HENRICO COUNTY, Va. -- Virginia public schools would be required to offer in-person instruction, with a preference towards five days per week by the fall under the latest “school reopening” proposal advanced by state lawmakers.
The final details were crafted by a House Democrat and Senate Republican and offer the last chance for the Virginia General Assembly to act on school reopening standards before the end of this year’s legislative session.
Nearly one year since the state forced schools closed because of the COVID-19 health risks, families across Virginia have called for school districts to reopen their buildings five days per week as soon as possible.
Still, the bill does face opposition.
Last fall, Yael Levin-Sheldon stopped taking jobs as a freelance data analyst to launch a learning pod at her Henrico home.
This school year, she has seen the impacts of virtual learning on her two boys, a 6th and 8th grader, and the other students in their pod.
“I said let’s do this at my house so that the kids can get a little socialization with families that we know and have been very careful with COVID.” Levin-Sheldon said. “Amazing teachers, doing the best they can with what they have, no doubt they’re going above and beyond. But I can definitely tell a difference between what my younger son is learning now, and my oldest learned two years ago. It is not the same."
The latest version of SB 1303 passed the Education Committee in the House of Delegates Monday with a bipartisan vote of 17-3. Senator Siobhan Dunnavant (R-Henrico) is carrying the legislation and crafted the latest version with Delegate Schuyler VanValkenburg (D-Henrico).
The lawmakers said their proposal includes several key provisions:
- Defines in-person instruction as “any form of instructional interaction between teachers and students that occurs in person and in real time”
- Allows families who are concerned about COVID-19 risks to opt-in to virtual learning programs
- Requires schools to let teachers with medical concerns work remotely
- Includes “public health guardrails” that set standards for when and how local school districts should close in the event of an outbreak or high community transmission
- Only applies to next school year and expires in August 2022
“Opening Virginia’s schools is the single most important thing we can do this session and I am happy the House is now working with me on this issue,” Dunnavant said. “Our schools must reopen five days a week, with teachers in the classroom, as soon as possible. The science says they should be open. The data shows they need to be open. And parents are saying they must be open. It’s the right thing to do for our children.”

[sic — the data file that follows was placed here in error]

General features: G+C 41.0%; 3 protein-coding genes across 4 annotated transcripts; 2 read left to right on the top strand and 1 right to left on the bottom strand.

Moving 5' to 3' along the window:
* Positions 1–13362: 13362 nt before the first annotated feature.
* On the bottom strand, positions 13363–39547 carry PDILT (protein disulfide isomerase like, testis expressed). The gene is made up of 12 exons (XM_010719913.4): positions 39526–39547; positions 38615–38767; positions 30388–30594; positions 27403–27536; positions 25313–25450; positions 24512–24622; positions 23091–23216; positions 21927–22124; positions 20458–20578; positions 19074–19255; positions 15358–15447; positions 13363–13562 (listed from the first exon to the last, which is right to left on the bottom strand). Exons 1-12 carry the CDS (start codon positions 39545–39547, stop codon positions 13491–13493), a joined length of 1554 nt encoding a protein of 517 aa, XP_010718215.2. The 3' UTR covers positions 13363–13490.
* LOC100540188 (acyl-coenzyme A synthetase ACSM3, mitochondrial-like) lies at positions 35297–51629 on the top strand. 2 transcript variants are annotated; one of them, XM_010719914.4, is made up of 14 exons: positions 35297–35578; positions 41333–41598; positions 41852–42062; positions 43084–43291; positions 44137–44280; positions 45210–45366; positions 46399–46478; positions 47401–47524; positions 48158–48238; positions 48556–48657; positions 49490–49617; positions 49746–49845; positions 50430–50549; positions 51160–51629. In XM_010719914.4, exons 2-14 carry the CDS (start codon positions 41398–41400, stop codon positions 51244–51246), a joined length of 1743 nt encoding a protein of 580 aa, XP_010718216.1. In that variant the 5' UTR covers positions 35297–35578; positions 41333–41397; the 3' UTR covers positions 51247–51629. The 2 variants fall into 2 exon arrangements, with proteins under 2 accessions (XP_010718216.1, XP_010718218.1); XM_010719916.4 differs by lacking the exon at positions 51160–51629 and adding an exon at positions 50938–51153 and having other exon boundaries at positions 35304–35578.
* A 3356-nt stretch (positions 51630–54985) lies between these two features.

VanValkenburg said the latest version of the bill included several items that came about from conversations with local parents, teachers, and school administrators over the past two weeks.
“One is the public health guardrails that we’ve already talked about. Two is the individual choice for parents so that parents can keep their kids virtual if they think that’s in the best interest of their child or family. Third is the protections for teachers and staff. And the fourth is that this is sunsetting; this is not education policy we’re making here,” he said. “As we’ve learned more and we’ve seen the science, we’ve seen schools go back, now is an appropriate time just to create a baseline for one year.”
If the bill gets the Governor’s signature as currently constructed, it would not take effect until July 1, 2021 and thus only impact next school year. Republicans are pushing for an emergency clause, which mean the legislation would take effect immediately, but most Democrats have balked at the idea.
VanValkenburg said the proposal does not include one, in part, because of the large geographic diversity of the state.
“Schools are already starting this process, and we don’t want to interrupt that. We also want to give schools time to get ready. When you’re governing from Alexandria to Abingdon, there is a lot of different resources and needs and issues and communities,” he said.
Dunnavant said she still supports including an emergency clause, and if the bill passes out of the General Assembly, she is calling on Governor Ralph Northam (D) to add one during his review.
The Virginia School Board Association, which represents the more than 130 public school boards in Virginia, opposes the legislation outright. The organization’s president, Nelson County School Board Member Janet Giles-Turner, said local boards need to be in charge of reopening decisions based off local data and logistics.
“You can’t put us all in the same box. Give us the authority to do what we’re doing and be held accountable by our citizens,” she said. “I agree that there needs to be an endgame, but I also agree that you got to allow individuals to get there on their own because every district is different.”
The VSBA pointed out that outbreak protections only mention “high level” transmission of the virus, which could impact school divisions across the state differently.
“We are all working toward that end goal, and that is to get all of our students back to learning in the buildings but when it is safe and when it works for all,” Giles-Turner said.
For Levin-Sheldon, seeing her own kids struggle at times, both academically and socially, is alarming for reasons that extend beyond her own family.
“My kids have literally never had any mental health issues, a very stable home, and most homes aren’t like mine,” she said. “If my kids are struggling with the ideal set up, I truly have a hard time going to sleep every night thinking about all the kids who don’t have the support I can give my own children.”
SB 1303 heads to a vote by the entire House of Delegates, and then, the Senate must approve of the new language before it heads to the Governor’s Office.